Lazy Person’s Guide to Sourdough Starter

Meet Brenda. brendaBrenda is my sourdough starter. Like most of things I do, it was on a whim that I made some sourdough starter. Wanting to get it right I spent many hours trawling through online recipes and advice and by the end of it I knew less than I did to begin with. It was too late though, Brenda was already bubbling away in a jar on my “fermentation station” so I had to muddle on with it. Turns out it’s not actually as complicated as Aunty Google had me think, so I’ve put together this super simple (i.e. lazy person’s) guide to sourdough starter.

What is sourdough?
In short, it’s a type of bread that you can make using just plain flour and water. Super fantastic if you’re on a really tight budget. You can use just about any type of flour, including gluten-free flours, but word on the internet is that it’s best to start with plain flour. Apparently it’s easier to digest too, which I’m excited about because bread makes my tummy miserable.

Why don’t you need to use yeast?
You are using yeast, wild yeast. It is present in everything, especially flour. The store bought stuff is like a super fast acting version. My only issue with yeast is that recipes only call for a small amount and in my household bread doesn’t get made very often so by the time we go to use it for a second time it’s already beyond being effective.

Do you really have to keep discarding half?
One of my biggest issues was that there seemed to be an awful lot of instructions telling me to discard portions of my starter, which just seems wrong, so I’ve opted to discard that information instead!
My understanding is that the discarding of half of the starter each time you feed it is so that you can maintain the right amount of sourness without getting an overload of starter, and only needs to be done if you’re using it multiple times a week and therefore feeding it multiple times a week to maintain volume. There’s a massive group in the NZ fermentation community who swear they have never thrown any away and there is no need to at all so that’s good enough for me.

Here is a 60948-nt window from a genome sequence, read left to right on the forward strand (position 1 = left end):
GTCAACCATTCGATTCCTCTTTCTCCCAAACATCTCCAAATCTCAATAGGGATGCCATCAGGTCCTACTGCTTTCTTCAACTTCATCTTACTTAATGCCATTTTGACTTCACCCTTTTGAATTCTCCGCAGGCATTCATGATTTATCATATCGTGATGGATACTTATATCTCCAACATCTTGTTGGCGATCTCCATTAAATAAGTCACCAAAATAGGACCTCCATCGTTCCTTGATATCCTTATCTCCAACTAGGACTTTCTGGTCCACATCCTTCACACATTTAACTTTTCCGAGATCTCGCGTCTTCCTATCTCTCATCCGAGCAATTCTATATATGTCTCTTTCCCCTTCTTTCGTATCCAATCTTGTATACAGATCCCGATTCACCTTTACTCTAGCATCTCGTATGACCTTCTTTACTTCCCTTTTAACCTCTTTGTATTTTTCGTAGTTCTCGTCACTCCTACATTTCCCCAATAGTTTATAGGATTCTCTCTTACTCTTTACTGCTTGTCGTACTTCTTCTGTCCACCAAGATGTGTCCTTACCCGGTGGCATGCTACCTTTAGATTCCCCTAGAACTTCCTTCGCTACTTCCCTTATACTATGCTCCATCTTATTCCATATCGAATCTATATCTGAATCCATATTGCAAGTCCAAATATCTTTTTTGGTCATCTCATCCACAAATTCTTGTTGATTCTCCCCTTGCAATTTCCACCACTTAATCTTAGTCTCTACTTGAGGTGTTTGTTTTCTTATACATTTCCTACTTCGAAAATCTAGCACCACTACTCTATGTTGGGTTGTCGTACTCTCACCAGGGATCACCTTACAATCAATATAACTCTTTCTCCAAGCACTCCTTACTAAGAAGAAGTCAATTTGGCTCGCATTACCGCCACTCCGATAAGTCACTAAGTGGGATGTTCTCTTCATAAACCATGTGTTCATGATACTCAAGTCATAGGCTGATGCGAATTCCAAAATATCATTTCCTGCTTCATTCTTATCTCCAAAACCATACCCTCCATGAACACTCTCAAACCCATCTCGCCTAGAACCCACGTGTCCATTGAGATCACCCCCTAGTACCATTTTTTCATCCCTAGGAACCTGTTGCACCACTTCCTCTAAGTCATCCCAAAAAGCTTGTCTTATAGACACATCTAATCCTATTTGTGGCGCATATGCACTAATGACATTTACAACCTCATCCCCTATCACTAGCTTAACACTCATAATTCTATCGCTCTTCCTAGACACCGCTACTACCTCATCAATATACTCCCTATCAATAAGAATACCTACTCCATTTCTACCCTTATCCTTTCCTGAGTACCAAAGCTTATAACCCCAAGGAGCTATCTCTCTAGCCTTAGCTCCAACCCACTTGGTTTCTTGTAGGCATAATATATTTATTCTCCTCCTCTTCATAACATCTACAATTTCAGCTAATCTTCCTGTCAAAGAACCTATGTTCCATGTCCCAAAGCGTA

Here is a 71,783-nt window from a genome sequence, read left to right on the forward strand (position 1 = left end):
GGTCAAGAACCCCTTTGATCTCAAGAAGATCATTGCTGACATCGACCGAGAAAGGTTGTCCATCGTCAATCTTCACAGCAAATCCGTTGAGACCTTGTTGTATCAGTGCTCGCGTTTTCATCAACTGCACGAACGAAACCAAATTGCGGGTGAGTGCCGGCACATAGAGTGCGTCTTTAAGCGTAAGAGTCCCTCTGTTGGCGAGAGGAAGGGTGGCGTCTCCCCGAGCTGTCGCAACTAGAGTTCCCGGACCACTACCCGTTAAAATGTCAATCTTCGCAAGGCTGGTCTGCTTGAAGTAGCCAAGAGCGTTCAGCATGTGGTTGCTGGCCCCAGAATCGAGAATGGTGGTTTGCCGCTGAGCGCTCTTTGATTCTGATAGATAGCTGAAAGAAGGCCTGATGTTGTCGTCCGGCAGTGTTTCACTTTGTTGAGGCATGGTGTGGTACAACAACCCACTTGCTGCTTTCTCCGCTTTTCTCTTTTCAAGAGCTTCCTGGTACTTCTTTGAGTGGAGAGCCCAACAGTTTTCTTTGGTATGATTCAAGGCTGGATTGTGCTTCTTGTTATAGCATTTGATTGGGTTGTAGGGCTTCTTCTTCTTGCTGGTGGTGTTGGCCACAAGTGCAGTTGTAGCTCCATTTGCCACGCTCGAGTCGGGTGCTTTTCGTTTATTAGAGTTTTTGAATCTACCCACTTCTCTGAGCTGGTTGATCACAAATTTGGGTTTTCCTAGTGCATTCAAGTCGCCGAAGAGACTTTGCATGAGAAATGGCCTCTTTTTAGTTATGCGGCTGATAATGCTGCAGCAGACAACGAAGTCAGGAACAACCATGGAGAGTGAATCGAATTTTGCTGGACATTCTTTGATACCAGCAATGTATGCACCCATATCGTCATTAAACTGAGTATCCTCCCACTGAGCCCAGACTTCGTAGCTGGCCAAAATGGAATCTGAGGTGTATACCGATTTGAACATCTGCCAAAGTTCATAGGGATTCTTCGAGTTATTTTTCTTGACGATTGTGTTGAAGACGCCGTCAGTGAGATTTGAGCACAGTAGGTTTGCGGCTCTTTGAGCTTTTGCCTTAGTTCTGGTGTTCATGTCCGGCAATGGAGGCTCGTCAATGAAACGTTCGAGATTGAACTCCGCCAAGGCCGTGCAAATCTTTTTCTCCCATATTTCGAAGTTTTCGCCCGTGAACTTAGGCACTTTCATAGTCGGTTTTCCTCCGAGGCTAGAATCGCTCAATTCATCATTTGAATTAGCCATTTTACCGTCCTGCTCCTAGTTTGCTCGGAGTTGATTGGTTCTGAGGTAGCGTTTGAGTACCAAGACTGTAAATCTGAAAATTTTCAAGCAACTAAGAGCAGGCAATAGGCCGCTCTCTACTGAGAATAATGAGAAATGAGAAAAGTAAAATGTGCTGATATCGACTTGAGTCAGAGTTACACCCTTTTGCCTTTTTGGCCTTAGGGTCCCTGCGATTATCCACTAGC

What do I need?
A large jar. I made Brenda in one of my smaller kombucha jars, about 3L I think.
A wooden spoon
Flour
Water
A measuring cup
Tablespoon

**THIS RECIPE WILL YIELD 4 CUPS OF STARTER**

Day 1 – Day4

Every day, once a day – Mix 3/4 of a cup + 2 Tablespoons of all purpose/plain flour with 1/2 cup of lukewarm water. Mix together thoroughly and scrap any excess off the sides of the jar. It should be a sticky blob.
Loosely cover with a lid or piece of plastic wrap.

Day 2 or 3 small bubbles should start appearing – yay! If they don’t don’t panic, they will.

Day 5
You’re probably good to get started. Use half your starter, feed the other half as above. If your starter isn’t bubbly or sour enough, keep feeding for a couple more days then use.

Ongoing
You have several options available to you depending on how frequently you’re going to be using your starter.
Several times a day –  leave your starter out on the bench, feeding daily as above
Once every couple of days – leave your starter on the bench and feed daily but only half the amount (56g flour, 1/4 cup water)
Once every week or two – refrigerate 6 out of 7 days. Pour off the dark liquid (hooch) and feed full amount once a week, then leave out of the fridge for a day after feeding ***DO NOT PUT YOUR STARTER IN THE FRIDGE UNTIL IT IS ABOUT A MONTH OLD. It will be near impossible to revive it***
Much, much less often – 1) feed a double portion of flour + 1/2 cup water to make a super thick batter then leave it in the fridge, or 2) smear it into a thin layer on a hard flat surface. Let it dry completely then break it into flakes. this can be stored in an airtight container for several months.
To start using it again –
dissolve 1/4 cup of flakes into 3/4 of a cup + 2 Tablespoons of all purpose/plain flour with 1/2 cup of lukewarm water and follow day 1-5 instructions.

 

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